Another speaker insisted the Union started the war, ignoring the Confederate attack on Fort Sumter in South Carolina in 1861 that began the war.

“The Civil War was about secession,” the speaker said. “They wanted the South’s grain. They wanted their resources.”

The committee in March recommended against the county removing the statue. Instead, it proposed adding symbols of African-American history on or near the courthouse grounds to provide historical context. Coyne said the committee’s recommendations are an acknowledgement the statue is racist.

“If the statue was truly non-discriminatory and simply a memorial to deceased citizens of Clarke County, why would there be a need to contextualize it or interpret it? Or a need to erect or add monuments recognizing African-Americans, or a need to name one of the courthouses for an African-American?” Coyne asked. “The answer is simple: the monument is discriminatory and conveys a message of white supremacy.”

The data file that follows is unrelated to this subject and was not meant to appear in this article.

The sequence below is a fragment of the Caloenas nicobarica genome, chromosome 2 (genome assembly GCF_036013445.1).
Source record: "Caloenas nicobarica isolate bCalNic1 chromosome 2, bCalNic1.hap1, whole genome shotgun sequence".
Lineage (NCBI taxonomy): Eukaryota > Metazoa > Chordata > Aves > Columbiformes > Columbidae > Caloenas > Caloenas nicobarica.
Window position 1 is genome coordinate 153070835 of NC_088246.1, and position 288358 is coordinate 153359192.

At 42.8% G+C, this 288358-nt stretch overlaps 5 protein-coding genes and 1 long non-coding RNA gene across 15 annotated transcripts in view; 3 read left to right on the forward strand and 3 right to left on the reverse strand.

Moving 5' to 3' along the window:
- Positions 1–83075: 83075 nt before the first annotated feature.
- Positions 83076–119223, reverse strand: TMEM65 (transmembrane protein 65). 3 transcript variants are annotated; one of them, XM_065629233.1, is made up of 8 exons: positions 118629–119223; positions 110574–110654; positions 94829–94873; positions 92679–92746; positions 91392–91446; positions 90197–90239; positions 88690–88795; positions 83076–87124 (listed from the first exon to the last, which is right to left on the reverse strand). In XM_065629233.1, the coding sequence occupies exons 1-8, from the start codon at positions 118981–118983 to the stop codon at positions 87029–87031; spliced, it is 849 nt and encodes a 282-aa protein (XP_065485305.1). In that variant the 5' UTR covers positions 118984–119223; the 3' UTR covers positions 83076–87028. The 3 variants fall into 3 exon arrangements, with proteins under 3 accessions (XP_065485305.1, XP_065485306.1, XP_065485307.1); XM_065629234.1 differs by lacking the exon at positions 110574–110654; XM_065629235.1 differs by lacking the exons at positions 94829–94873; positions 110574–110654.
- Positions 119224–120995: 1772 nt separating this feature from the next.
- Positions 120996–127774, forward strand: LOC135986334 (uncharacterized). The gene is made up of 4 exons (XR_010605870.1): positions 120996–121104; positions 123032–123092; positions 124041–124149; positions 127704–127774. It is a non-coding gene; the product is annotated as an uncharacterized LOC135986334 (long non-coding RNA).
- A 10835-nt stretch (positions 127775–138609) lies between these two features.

Anne Williams, county commonwealth’s attorney, didn’t return calls Monday before press time regarding whether she plans to file a written response to Coyne’s motion. The motion may be discussed in a pretrial hearing scheduled for Jan. 10.

— Contact Evan Goodenow at egoodenow@winchesterstar.com

(20) comments

john brown

It was about states rights just like there were only lost tourist at the Capitol being led by BLM and Antifa on January 6, 2021 and the last presidential election was fraudulant ..... tRump republicans, white nationalist and white supremacist lie, lie, lie all of the time about everything. It's in their confederate DNA